Anyone can get a urinary tract infection or UTI, but older adults tend to have this problem often, and left untreated, it can cause serious complications. That’s why a urinary tract infection in elderly patients needs to be recognized quickly and treated properly before it becomes a real danger to their health.
What Is a Urinary Tract Infection?
A UTI is an infection in one or more of the urinary system’s parts such as the bladder, kidneys, and urethra. Most of these infections start in the lower urinary tract and affect the urethra and bladder. The infection can spread to the kidneys, and this is when things become more serious.
This type of infection is more common in women than in men.
Causes of Urinary Tract Infections
What causes urinary tract infection in elderly is the same thing that causes it in younger people: bacteria. Bacteria can enter your urethra, and if your immune system doesn’t fight it off, then it can spread to your bladder and finally to your kidneys.
For the elderly, dementia or living in an assisted living facility can increase the likelihood of falling victim to this type of infection. Nursing home patients tend to have higher rates of UTIs, and older adults who wear incontinence briefs or use catheters are at a higher risk of developing an infection as well. Incontinence and lackluster hygiene are also reasons that recurrent urinary tract infection in elderly people is common.
Persistent urinary tract infections in the elderly can lead to other issues. These complications of urinary tract infection in elderly people include kidney infections, which can lead to kidney failure if not treated in time.
Symptoms of Urinary Tract Infection
There are a set of typical urinary tract infection symptoms and then additional urinary tract infection symptoms in elderly people.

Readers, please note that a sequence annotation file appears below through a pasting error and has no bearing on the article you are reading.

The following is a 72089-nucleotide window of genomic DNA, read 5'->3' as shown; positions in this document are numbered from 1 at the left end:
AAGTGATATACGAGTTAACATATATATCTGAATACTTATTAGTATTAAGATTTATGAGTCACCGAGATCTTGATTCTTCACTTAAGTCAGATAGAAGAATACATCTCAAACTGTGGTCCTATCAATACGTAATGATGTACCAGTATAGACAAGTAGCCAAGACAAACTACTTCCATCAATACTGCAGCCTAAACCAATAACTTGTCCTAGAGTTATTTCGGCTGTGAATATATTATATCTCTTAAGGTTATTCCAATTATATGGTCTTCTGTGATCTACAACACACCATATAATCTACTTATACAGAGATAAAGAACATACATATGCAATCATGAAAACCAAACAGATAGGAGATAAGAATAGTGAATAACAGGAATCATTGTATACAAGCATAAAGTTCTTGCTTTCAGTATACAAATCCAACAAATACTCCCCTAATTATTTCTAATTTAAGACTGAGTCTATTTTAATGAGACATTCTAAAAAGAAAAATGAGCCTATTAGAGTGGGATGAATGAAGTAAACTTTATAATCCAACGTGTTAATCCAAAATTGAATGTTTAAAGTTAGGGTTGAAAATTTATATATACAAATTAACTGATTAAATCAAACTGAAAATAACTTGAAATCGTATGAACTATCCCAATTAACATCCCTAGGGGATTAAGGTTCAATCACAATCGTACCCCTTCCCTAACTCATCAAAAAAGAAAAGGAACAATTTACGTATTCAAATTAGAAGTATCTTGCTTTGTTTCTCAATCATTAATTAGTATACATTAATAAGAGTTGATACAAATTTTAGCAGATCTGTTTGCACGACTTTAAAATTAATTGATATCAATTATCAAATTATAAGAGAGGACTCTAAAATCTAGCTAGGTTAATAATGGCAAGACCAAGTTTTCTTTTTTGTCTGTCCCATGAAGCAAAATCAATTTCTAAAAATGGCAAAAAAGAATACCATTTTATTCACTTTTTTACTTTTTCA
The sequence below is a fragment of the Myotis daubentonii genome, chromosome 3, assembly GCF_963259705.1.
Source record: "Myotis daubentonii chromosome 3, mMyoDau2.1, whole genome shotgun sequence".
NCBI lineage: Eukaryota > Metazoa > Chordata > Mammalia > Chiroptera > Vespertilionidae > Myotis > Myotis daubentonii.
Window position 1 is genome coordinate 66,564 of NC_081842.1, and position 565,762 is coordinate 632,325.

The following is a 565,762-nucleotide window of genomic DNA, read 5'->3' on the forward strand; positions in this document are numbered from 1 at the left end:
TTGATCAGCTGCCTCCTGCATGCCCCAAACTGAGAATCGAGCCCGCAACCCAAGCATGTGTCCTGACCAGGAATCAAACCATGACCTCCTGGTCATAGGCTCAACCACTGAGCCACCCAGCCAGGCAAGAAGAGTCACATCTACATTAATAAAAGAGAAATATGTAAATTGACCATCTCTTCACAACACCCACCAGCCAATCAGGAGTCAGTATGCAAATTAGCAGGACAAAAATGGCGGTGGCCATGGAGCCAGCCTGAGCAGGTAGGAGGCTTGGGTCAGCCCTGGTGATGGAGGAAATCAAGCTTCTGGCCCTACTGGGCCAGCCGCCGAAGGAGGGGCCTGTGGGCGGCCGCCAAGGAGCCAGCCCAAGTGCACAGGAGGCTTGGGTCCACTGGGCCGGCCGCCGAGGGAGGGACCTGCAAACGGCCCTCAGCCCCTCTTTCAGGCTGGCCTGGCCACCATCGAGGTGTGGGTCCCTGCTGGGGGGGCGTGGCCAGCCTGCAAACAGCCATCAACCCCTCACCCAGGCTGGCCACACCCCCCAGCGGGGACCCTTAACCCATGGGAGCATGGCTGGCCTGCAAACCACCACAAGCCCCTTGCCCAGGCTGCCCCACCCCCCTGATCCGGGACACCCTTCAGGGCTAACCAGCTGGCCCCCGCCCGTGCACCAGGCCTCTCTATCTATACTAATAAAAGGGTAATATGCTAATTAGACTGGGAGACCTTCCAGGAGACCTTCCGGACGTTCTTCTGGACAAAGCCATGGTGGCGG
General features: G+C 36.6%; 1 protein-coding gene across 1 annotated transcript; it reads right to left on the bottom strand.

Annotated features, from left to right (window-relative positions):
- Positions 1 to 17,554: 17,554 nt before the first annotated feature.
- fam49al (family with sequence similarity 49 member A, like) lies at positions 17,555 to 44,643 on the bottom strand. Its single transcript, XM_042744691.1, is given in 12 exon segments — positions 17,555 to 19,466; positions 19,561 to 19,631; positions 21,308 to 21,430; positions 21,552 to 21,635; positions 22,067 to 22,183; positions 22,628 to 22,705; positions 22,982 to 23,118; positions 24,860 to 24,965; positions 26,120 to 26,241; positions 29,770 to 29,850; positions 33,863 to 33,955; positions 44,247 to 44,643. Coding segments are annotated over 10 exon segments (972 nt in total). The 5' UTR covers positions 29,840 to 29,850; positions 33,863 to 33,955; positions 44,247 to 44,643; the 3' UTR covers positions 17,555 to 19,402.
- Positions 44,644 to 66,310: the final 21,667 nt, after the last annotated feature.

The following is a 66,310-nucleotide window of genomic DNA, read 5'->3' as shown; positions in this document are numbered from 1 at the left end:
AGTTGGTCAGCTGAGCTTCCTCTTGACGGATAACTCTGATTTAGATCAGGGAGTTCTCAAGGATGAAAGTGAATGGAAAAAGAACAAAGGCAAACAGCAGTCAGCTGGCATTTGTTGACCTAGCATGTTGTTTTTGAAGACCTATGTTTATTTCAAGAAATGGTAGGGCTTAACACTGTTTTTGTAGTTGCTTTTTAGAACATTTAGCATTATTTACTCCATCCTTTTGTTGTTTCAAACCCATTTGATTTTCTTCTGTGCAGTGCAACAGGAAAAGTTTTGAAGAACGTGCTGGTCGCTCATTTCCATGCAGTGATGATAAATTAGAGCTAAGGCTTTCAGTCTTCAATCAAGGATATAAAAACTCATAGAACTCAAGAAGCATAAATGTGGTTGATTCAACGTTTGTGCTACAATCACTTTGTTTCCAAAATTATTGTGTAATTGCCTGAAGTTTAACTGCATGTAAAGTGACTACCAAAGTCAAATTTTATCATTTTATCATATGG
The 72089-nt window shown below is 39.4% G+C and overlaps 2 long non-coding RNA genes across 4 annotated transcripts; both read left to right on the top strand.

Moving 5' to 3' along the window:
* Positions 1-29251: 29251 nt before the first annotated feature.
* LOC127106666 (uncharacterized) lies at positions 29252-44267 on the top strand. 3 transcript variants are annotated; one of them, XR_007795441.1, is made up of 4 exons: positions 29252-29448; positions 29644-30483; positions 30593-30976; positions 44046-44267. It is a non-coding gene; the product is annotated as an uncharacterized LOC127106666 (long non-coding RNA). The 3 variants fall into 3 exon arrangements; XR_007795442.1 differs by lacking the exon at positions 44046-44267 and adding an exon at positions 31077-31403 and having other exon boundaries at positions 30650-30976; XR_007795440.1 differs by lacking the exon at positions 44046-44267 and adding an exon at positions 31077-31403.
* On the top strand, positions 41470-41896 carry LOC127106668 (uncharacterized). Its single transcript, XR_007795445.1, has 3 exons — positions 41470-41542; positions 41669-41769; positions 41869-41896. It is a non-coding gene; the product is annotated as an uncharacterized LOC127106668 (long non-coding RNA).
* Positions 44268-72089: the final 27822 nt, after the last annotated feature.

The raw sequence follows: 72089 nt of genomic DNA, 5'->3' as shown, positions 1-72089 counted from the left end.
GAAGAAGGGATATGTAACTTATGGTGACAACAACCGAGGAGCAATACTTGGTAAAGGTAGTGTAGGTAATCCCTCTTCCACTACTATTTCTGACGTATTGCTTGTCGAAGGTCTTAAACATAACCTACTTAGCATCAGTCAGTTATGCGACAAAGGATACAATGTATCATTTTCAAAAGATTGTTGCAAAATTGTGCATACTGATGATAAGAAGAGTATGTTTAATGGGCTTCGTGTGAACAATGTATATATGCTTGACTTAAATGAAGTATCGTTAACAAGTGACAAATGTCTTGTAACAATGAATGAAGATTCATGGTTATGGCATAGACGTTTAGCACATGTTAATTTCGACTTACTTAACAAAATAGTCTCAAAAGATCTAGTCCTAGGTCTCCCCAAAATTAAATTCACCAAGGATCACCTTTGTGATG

Some of the classic symptoms include:
- Pain in your back or stomach
- Burning when you urinate
- Fever and chills
- Dark or cloudy urine
- Unusual-smelling urine
- Frequent need to urinate
Additional symptoms in the elderly can include lethargy, agitation, falling, incontinence, decreased appetite, and decreased mobility.
Urinary Tract Infection Care Plan
The typical first response care plan for UTI is antibiotics. If you have a simple infection, antibiotics should clear up your infection in a few days, but you will need to take the entire course of prescribed antibiotics.
If you have frequent infections, then your doctor may want you to take a low dose of antibiotics for 6 months or longer. For postmenopausal women, vaginal estrogen therapy may be suggested. What’s most important is that if you have the symptoms of urinary tract infection, you need to see your doctor as soon as possible.
Prompt treatment can reduce your chances of having more serious issues down the line. If you are a caretaker of a senior loved one, it is important to ensure that proper hygiene standards are followed. This is especially true if your loved one suffers from dementia or some other illness that can lead to incontinence.
A urinary tract infection is certainly an annoyance, but it can be treated quickly and easily, and with proper hygiene, it can even be avoided in many cases.